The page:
the count is completed as quickly and efficiently as possible.
(iv) Any inventory that is known to be old, slow-moving or already sold will be highlighted on the sheets. Staff
are required to highlight any inventory that appears to be soiled or damaged.
(v) All inventory items counted will have a piece of paper attached to them that will show that they have been
counted.
(vi) All inventory that has been delivered to customers but that has not yet been paid for in full will be added
back to the inventory quantities by Mr Sneg.
Required:
Describe the weaknesses in Snu¶s inventory counting instructions and explain why these weaknesses are
difficult to overcome. (12 marks)
(20 marks)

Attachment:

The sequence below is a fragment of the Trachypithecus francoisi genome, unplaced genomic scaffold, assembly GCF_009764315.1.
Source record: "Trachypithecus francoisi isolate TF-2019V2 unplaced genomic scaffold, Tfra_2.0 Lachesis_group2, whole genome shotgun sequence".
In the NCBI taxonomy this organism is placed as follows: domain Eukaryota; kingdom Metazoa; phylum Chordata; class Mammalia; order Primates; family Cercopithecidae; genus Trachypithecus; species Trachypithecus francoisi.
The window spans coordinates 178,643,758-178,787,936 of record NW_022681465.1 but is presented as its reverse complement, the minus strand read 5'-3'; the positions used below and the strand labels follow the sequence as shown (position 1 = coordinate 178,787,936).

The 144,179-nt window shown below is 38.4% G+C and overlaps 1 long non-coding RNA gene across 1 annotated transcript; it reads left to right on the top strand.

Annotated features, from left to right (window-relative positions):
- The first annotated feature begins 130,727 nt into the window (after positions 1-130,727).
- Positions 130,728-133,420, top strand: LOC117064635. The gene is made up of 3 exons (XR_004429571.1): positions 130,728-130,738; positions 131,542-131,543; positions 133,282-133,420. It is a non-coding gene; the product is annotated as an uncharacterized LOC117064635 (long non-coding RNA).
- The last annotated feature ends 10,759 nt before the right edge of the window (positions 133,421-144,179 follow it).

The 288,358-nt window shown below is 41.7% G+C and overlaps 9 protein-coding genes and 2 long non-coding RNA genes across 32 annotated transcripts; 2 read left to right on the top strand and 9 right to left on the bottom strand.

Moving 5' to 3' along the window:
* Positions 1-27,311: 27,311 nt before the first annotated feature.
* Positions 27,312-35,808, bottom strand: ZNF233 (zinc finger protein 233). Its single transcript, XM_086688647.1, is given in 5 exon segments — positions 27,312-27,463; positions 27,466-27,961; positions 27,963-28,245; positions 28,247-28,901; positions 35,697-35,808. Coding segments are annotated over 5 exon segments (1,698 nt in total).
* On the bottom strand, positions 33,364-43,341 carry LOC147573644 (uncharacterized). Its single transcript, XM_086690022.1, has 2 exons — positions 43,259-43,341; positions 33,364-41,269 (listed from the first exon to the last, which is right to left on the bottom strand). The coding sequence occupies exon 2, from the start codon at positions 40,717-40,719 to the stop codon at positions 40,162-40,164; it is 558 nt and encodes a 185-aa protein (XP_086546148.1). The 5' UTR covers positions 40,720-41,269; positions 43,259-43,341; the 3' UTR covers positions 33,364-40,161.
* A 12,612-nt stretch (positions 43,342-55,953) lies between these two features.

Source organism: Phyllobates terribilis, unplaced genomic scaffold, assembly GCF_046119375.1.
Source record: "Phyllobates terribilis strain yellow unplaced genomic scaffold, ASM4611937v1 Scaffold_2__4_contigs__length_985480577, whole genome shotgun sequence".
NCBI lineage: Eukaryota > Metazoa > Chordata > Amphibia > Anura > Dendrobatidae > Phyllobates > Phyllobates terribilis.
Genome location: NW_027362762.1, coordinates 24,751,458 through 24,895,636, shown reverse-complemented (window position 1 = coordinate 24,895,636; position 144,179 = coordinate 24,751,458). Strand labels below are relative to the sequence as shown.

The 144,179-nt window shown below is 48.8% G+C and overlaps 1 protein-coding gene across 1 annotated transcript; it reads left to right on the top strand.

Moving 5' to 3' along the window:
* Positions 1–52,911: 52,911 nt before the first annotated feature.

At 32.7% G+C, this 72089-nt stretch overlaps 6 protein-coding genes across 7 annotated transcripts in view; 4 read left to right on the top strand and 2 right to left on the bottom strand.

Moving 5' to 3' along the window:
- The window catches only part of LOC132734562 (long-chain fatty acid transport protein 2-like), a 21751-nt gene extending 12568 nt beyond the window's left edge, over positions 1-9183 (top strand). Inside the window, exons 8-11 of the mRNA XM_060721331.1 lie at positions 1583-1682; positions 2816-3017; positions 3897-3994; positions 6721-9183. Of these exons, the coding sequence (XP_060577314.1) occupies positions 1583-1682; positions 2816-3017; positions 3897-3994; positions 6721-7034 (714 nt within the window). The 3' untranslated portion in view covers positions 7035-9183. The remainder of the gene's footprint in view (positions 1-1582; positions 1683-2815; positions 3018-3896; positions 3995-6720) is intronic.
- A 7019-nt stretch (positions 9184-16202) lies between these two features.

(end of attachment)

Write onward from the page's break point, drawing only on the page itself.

3 [P.T.O.
3 Your firm is the external auditor to two companies. One is a hotel, Tourex, the other is a food wholesaler, Pudco, that
supplies the hotel. Both companies have the same year-end. Just before that year-end, a large number of guests
became ill at a wedding reception at the hotel, possibly as a result of food poisoning.
The guests have taken legal action against the hotel and the hotel has taken action against the food wholesaler.
Neither the hotel nor the food wholesaler have admitted liability. The hotel is negotiating out-of court settlements with the ill
guests, the food wholesaler is negotiating an out-of-court settlement with the hotel. At the balance sheet date, the public
health authorities have not completed their investigations.
Lawyers for both the hotel and the food wholesaler say informally that negotiations are µgoing well¶ but refuse to
confirm this in writing. The amounts involved are material to the financial statements of both companies.